Cancer treatment has widely known impacts on people’s ability to eat. Cancer forums are full of patients and caregivers sharing tips on how to tolerate food and minimize symptoms. It’s common for these symptoms to persist after treatment ends. The National Cancer Institute shares basic information on nutrition during treatment, but patients are still looking for more specific advice. Guidance on nutrition is no less critical after treatment ends.

Cancer nutrition resources

You can find detailed, evidence-based information on nutrition for cancer survivors at Savor Health and the American Cancer Society. You can read the full study by Dr. Zhang on the CANCER website (paid).

“Diet quality of cancer survivors and non-cancer individuals: Results from a national survey.” Fang Fang Zhang, Shanshan Liu, Esther John, Aviva Must, and Wendy Demark-Wahnefried. CANCER; Published Online: October 13, 2015 (DOI: 10.1002/cncr.29488).

About Cori Carl

As Director, Cori develops our comprehensive global communications and development strategy. She’s constantly tweaking our services based on data-driven marketing metrics and feedback from caregivers. She works to grow our community and build the reputation of The Caregiver Space by amplifying the message on social media, cultivating relationships with experts, creating organizational partnerships, and earning media coverage. She’s an active member of the community and regularly creates resources for Caregivers.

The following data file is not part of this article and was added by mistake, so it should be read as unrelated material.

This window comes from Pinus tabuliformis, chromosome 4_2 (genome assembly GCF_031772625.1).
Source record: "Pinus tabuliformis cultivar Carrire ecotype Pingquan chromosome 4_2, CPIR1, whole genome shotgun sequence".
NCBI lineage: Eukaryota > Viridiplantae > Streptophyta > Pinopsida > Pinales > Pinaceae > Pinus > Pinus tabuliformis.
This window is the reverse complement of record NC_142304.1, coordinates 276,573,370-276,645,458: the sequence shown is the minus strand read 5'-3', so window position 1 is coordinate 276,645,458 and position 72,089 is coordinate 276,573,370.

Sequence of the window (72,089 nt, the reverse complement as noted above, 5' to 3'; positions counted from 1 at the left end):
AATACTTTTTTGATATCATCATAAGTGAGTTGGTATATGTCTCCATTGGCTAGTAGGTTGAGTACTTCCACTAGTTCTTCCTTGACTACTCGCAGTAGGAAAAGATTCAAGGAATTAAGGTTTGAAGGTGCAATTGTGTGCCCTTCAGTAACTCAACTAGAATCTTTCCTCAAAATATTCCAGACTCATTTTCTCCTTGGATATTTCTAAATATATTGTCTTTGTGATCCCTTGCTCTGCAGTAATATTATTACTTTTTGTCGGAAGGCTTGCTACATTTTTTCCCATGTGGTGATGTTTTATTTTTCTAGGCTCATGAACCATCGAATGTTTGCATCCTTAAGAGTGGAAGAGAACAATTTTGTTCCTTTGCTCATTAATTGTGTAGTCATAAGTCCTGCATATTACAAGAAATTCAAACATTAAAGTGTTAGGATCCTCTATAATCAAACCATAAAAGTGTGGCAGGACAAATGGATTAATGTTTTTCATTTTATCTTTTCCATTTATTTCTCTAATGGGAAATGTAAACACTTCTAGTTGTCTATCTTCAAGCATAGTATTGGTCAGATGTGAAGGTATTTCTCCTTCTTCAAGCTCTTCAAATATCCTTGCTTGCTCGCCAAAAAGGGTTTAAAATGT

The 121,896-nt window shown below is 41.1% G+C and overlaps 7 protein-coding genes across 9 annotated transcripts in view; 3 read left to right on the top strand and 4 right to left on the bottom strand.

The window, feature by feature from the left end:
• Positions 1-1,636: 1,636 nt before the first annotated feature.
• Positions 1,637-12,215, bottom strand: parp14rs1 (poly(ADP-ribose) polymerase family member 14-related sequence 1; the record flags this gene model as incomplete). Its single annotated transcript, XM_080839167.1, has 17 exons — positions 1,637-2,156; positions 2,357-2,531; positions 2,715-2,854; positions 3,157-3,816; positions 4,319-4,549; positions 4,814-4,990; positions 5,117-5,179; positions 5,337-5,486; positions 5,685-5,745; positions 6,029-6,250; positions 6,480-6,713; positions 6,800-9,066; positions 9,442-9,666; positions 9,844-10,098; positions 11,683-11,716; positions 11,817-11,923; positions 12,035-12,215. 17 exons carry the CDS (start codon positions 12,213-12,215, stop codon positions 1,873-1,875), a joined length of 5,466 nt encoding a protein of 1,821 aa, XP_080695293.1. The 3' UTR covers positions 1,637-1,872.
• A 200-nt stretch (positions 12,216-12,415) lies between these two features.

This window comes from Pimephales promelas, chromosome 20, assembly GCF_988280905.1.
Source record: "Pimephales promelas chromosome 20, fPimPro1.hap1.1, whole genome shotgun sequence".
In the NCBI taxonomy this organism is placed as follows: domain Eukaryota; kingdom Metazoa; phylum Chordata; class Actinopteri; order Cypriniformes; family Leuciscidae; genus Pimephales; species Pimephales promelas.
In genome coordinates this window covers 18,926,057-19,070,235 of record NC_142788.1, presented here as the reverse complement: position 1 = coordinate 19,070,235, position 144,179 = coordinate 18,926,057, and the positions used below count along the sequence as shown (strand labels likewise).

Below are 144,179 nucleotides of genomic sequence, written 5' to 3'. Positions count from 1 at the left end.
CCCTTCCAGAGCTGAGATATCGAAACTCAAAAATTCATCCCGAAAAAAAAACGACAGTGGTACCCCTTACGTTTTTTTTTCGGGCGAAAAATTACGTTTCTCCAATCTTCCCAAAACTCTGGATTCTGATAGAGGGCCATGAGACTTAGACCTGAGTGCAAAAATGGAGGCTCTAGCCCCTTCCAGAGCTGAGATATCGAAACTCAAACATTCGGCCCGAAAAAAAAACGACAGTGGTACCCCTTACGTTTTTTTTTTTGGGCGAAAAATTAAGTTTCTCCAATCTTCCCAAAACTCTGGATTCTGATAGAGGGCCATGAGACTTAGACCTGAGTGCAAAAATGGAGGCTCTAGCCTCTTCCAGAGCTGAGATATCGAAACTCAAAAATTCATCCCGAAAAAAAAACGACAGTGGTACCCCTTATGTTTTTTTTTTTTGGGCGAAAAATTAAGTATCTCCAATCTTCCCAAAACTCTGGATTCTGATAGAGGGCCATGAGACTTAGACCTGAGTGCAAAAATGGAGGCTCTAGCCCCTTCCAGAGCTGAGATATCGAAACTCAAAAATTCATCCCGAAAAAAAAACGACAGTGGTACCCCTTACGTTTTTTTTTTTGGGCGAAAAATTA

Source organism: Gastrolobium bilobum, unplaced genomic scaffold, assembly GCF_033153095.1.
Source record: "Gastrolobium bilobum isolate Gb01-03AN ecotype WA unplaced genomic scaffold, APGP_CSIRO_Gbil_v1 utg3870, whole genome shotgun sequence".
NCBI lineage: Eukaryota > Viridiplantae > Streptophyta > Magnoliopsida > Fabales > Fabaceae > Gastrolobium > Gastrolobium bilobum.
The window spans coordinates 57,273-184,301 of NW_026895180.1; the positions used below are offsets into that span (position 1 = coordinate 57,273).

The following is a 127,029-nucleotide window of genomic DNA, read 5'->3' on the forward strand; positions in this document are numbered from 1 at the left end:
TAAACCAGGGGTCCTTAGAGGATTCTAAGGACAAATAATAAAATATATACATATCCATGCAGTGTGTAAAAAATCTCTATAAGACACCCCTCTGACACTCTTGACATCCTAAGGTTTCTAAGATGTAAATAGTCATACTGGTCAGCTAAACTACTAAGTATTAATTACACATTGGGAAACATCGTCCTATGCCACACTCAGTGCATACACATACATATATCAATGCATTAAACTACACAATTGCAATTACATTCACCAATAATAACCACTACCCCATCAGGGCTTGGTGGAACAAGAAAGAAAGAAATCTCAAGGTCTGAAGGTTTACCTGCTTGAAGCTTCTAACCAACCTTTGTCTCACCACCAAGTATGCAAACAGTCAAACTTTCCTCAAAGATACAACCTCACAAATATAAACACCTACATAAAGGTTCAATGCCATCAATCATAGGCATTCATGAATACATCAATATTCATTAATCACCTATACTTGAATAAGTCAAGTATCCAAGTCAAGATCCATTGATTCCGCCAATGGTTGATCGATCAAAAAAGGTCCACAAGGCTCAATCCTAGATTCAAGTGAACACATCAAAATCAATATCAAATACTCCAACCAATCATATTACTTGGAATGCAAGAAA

Cori joined The Caregiver Space after a decade of serving as a communications consultant for a number of nonprofit organizations and corporations furthering sustainable energy and urban planning solutions.

Currently, Cori is finishing up her MA in Corporate Communications from Baruch College at CUNY, and has a BA in Media Studies from Eugene Lang College at the New School University. She divides her time between Flatbush, Brooklyn, and downtown Toronto.